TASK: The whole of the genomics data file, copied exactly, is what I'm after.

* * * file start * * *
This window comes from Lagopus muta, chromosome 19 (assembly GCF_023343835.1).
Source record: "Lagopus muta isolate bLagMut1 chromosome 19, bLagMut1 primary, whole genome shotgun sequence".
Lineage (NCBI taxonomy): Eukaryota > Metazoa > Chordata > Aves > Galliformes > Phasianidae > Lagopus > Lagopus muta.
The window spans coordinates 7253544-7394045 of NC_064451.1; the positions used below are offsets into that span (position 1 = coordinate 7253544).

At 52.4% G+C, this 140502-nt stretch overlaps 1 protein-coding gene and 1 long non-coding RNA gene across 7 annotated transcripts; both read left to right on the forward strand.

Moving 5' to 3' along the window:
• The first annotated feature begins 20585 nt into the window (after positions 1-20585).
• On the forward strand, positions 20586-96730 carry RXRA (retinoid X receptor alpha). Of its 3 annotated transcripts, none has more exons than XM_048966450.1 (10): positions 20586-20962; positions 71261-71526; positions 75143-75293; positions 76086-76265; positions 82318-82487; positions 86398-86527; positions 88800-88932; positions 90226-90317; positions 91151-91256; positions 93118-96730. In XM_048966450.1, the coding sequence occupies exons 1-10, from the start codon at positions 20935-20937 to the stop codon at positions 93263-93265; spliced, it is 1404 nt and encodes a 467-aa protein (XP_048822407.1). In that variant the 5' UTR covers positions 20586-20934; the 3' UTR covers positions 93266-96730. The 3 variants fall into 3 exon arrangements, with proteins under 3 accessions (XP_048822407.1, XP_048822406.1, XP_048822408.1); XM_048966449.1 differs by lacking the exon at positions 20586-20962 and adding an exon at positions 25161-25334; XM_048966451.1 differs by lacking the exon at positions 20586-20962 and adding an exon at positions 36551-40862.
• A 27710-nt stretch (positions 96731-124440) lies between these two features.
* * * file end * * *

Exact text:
This window comes from Lagopus muta, chromosome 19 (assembly GCF_023343835.1).
Source record: "Lagopus muta isolate bLagMut1 chromosome 19, bLagMut1 primary, whole genome shotgun sequence".
Lineage (NCBI taxonomy): Eukaryota > Metazoa > Chordata > Aves > Galliformes > Phasianidae > Lagopus > Lagopus muta.
The window spans coordinates 7253544-7394045 of NC_064451.1; the positions used below are offsets into that span (position 1 = coordinate 7253544).

At 52.4% G+C, this 140502-nt stretch overlaps 1 protein-coding gene and 1 long non-coding RNA gene across 7 annotated transcripts; both read left to right on the forward strand.

Moving 5' to 3' along the window:
• The first annotated feature begins 20585 nt into the window (after positions 1-20585).
• On the forward strand, positions 20586-96730 carry RXRA (retinoid X receptor alpha). Of its 3 annotated transcripts, none has more exons than XM_048966450.1 (10): positions 20586-20962; positions 71261-71526; positions 75143-75293; positions 76086-76265; positions 82318-82487; positions 86398-86527; positions 88800-88932; positions 90226-90317; positions 91151-91256; positions 93118-96730. In XM_048966450.1, the coding sequence occupies exons 1-10, from the start codon at positions 20935-20937 to the stop codon at positions 93263-93265; spliced, it is 1404 nt and encodes a 467-aa protein (XP_048822407.1). In that variant the 5' UTR covers positions 20586-20934; the 3' UTR covers positions 93266-96730. The 3 variants fall into 3 exon arrangements, with proteins under 3 accessions (XP_048822407.1, XP_048822406.1, XP_048822408.1); XM_048966449.1 differs by lacking the exon at positions 20586-20962 and adding an exon at positions 25161-25334; XM_048966451.1 differs by lacking the exon at positions 20586-20962 and adding an exon at positions 36551-40862.
• A 27710-nt stretch (positions 96731-124440) lies between these two features.